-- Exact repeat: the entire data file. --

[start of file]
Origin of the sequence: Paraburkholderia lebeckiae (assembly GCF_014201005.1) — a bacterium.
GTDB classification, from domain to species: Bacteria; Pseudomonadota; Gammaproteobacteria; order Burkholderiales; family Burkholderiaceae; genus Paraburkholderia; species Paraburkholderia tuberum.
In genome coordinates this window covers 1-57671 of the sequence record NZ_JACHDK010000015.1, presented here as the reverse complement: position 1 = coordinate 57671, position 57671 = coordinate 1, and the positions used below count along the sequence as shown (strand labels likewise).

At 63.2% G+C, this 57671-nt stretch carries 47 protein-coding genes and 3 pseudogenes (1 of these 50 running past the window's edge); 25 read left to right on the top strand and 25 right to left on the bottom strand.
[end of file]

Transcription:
Origin of the sequence: Paraburkholderia lebeckiae (assembly GCF_014201005.1) — a bacterium.
GTDB classification, from domain to species: Bacteria; Pseudomonadota; Gammaproteobacteria; order Burkholderiales; family Burkholderiaceae; genus Paraburkholderia; species Paraburkholderia tuberum.
In genome coordinates this window covers 1-57671 of the sequence record NZ_JACHDK010000015.1, presented here as the reverse complement: position 1 = coordinate 57671, position 57671 = coordinate 1, and the positions used below count along the sequence as shown (strand labels likewise).

At 63.2% G+C, this 57671-nt stretch carries 47 protein-coding genes and 3 pseudogenes (1 of these 50 running past the window's edge); 25 read left to right on the top strand and 25 right to left on the bottom strand.